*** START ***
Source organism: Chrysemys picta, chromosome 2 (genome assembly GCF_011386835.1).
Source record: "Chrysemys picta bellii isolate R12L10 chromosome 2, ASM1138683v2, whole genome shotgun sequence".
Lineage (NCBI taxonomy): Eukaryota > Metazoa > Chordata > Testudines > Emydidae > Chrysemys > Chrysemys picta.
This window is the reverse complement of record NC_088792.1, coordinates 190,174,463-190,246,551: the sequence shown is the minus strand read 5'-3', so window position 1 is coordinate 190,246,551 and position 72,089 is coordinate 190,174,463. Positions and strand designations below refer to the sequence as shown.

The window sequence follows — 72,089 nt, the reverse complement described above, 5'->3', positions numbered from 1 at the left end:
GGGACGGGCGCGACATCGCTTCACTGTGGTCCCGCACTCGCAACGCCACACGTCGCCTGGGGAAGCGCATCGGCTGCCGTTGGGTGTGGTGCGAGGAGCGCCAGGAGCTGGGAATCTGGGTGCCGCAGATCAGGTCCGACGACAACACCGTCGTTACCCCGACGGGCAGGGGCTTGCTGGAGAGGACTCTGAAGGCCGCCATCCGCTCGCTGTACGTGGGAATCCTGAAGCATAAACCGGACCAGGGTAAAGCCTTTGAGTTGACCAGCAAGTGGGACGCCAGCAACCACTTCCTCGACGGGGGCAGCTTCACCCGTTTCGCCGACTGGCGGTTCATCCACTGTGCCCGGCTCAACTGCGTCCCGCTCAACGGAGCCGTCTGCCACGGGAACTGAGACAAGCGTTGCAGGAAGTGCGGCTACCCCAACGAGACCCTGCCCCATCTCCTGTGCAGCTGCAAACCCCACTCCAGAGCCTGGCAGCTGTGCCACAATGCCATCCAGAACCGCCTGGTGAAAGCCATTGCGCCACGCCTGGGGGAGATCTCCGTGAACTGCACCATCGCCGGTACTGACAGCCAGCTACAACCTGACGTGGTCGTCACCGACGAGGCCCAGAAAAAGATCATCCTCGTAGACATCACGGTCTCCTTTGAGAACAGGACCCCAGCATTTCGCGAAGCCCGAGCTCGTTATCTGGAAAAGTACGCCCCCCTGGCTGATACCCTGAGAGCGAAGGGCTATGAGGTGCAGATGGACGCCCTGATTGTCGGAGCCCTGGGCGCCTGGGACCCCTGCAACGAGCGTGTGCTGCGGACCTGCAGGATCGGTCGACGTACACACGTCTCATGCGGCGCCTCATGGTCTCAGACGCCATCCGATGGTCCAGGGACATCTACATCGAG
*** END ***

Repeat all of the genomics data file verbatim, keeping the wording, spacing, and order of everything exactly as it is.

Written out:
Source organism: Chrysemys picta, chromosome 2 (genome assembly GCF_011386835.1).
Source record: "Chrysemys picta bellii isolate R12L10 chromosome 2, ASM1138683v2, whole genome shotgun sequence".
Lineage (NCBI taxonomy): Eukaryota > Metazoa > Chordata > Testudines > Emydidae > Chrysemys > Chrysemys picta.
This window is the reverse complement of record NC_088792.1, coordinates 190,174,463-190,246,551: the sequence shown is the minus strand read 5'-3', so window position 1 is coordinate 190,246,551 and position 72,089 is coordinate 190,174,463. Positions and strand designations below refer to the sequence as shown.

The window sequence follows — 72,089 nt, the reverse complement described above, 5'->3', positions numbered from 1 at the left end:
GGGACGGGCGCGACATCGCTTCACTGTGGTCCCGCACTCGCAACGCCACACGTCGCCTGGGGAAGCGCATCGGCTGCCGTTGGGTGTGGTGCGAGGAGCGCCAGGAGCTGGGAATCTGGGTGCCGCAGATCAGGTCCGACGACAACACCGTCGTTACCCCGACGGGCAGGGGCTTGCTGGAGAGGACTCTGAAGGCCGCCATCCGCTCGCTGTACGTGGGAATCCTGAAGCATAAACCGGACCAGGGTAAAGCCTTTGAGTTGACCAGCAAGTGGGACGCCAGCAACCACTTCCTCGACGGGGGCAGCTTCACCCGTTTCGCCGACTGGCGGTTCATCCACTGTGCCCGGCTCAACTGCGTCCCGCTCAACGGAGCCGTCTGCCACGGGAACTGAGACAAGCGTTGCAGGAAGTGCGGCTACCCCAACGAGACCCTGCCCCATCTCCTGTGCAGCTGCAAACCCCACTCCAGAGCCTGGCAGCTGTGCCACAATGCCATCCAGAACCGCCTGGTGAAAGCCATTGCGCCACGCCTGGGGGAGATCTCCGTGAACTGCACCATCGCCGGTACTGACAGCCAGCTACAACCTGACGTGGTCGTCACCGACGAGGCCCAGAAAAAGATCATCCTCGTAGACATCACGGTCTCCTTTGAGAACAGGACCCCAGCATTTCGCGAAGCCCGAGCTCGTTATCTGGAAAAGTACGCCCCCCTGGCTGATACCCTGAGAGCGAAGGGCTATGAGGTGCAGATGGACGCCCTGATTGTCGGAGCCCTGGGCGCCTGGGACCCCTGCAACGAGCGTGTGCTGCGGACCTGCAGGATCGGTCGACGTACACACGTCTCATGCGGCGCCTCATGGTCTCAGACGCCATCCGATGGTCCAGGGACATCTACATCGAG